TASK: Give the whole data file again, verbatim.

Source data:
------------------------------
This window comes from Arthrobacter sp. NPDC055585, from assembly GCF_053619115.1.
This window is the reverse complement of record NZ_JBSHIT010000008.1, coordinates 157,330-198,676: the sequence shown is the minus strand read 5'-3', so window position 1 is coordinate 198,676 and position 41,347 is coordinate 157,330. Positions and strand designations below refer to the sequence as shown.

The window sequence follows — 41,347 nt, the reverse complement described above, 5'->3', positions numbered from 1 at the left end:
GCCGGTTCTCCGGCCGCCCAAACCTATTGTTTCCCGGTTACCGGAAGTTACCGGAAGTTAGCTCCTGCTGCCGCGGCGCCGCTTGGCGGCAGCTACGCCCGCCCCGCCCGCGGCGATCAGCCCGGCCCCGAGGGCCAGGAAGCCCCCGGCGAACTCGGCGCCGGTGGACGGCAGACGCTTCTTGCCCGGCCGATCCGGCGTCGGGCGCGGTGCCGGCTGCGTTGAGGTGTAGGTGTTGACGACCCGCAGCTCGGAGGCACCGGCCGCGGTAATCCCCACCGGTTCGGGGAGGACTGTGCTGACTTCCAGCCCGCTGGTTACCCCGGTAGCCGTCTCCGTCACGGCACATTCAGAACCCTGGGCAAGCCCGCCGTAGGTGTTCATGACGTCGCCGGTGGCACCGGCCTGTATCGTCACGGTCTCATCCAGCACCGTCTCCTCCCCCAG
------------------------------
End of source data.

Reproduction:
This window comes from Arthrobacter sp. NPDC055585, from assembly GCF_053619115.1.
This window is the reverse complement of record NZ_JBSHIT010000008.1, coordinates 157,330-198,676: the sequence shown is the minus strand read 5'-3', so window position 1 is coordinate 198,676 and position 41,347 is coordinate 157,330. Positions and strand designations below refer to the sequence as shown.

The window sequence follows — 41,347 nt, the reverse complement described above, 5'->3', positions numbered from 1 at the left end:
GCCGGTTCTCCGGCCGCCCAAACCTATTGTTTCCCGGTTACCGGAAGTTACCGGAAGTTAGCTCCTGCTGCCGCGGCGCCGCTTGGCGGCAGCTACGCCCGCCCCGCCCGCGGCGATCAGCCCGGCCCCGAGGGCCAGGAAGCCCCCGGCGAACTCGGCGCCGGTGGACGGCAGACGCTTCTTGCCCGGCCGATCCGGCGTCGGGCGCGGTGCCGGCTGCGTTGAGGTGTAGGTGTTGACGACCCGCAGCTCGGAGGCACCGGCCGCGGTAATCCCCACCGGTTCGGGGAGGACTGTGCTGACTTCCAGCCCGCTGGTTACCCCGGTAGCCGTCTCCGTCACGGCACATTCAGAACCCTGGGCAAGCCCGCCGTAGGTGTTCATGACGTCGCCGGTGGCACCGGCCTGTATCGTCACGGTCTCATCCAGCACCGTCTCCTCCCCCAG